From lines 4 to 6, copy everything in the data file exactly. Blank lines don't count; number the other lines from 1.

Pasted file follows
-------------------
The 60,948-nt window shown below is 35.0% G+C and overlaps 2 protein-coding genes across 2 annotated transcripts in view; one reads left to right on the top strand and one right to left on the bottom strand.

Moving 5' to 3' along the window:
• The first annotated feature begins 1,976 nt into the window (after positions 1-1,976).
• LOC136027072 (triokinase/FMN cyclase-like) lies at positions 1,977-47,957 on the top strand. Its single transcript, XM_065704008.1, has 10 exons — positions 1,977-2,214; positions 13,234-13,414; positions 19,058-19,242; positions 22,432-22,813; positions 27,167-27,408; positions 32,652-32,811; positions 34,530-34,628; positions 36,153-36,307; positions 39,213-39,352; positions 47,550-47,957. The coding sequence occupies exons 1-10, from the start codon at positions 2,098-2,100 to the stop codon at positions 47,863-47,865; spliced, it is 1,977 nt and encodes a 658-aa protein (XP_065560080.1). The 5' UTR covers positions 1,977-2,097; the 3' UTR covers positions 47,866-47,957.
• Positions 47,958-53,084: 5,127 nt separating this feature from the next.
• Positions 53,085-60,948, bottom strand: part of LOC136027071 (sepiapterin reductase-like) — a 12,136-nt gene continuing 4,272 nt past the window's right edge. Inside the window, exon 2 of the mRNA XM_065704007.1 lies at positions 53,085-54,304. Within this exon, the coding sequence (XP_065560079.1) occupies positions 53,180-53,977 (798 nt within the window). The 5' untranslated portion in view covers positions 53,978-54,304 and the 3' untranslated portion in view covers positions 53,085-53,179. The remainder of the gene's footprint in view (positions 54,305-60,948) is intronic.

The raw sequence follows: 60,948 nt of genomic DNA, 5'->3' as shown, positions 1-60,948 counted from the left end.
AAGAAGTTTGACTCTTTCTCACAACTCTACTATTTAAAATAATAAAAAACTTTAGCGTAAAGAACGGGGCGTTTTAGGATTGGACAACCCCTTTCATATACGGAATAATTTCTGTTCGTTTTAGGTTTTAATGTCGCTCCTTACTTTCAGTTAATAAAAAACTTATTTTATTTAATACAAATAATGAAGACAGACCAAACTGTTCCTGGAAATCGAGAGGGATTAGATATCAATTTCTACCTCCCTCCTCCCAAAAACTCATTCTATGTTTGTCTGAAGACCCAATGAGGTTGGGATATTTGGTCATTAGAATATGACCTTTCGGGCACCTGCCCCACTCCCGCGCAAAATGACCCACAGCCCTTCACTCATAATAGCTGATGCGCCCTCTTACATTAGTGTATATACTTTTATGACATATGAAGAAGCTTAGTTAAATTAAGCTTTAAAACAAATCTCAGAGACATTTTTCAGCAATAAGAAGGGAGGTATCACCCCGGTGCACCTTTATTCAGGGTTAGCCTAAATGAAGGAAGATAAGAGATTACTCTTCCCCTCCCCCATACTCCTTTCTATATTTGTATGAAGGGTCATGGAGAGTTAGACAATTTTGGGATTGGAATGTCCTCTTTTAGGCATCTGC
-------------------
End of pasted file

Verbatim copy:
• LOC136027072 (triokinase/FMN cyclase-like) lies at positions 1,977-47,957 on the top strand. Its single transcript, XM_065704008.1, has 10 exons — positions 1,977-2,214; positions 13,234-13,414; positions 19,058-19,242; positions 22,432-22,813; positions 27,167-27,408; positions 32,652-32,811; positions 34,530-34,628; positions 36,153-36,307; positions 39,213-39,352; positions 47,550-47,957. The coding sequence occupies exons 1-10, from the start codon at positions 2,098-2,100 to the stop codon at positions 47,863-47,865; spliced, it is 1,977 nt and encodes a 658-aa protein (XP_065560080.1). The 5' UTR covers positions 1,977-2,097; the 3' UTR covers positions 47,866-47,957.
• Positions 47,958-53,084: 5,127 nt separating this feature from the next.
• Positions 53,085-60,948, bottom strand: part of LOC136027071 (sepiapterin reductase-like) — a 12,136-nt gene continuing 4,272 nt past the window's right edge. Inside the window, exon 2 of the mRNA XM_065704007.1 lies at positions 53,085-54,304. Within this exon, the coding sequence (XP_065560079.1) occupies positions 53,180-53,977 (798 nt within the window). The 5' untranslated portion in view covers positions 53,978-54,304 and the 3' untranslated portion in view covers positions 53,085-53,179. The remainder of the gene's footprint in view (positions 54,305-60,948) is intronic.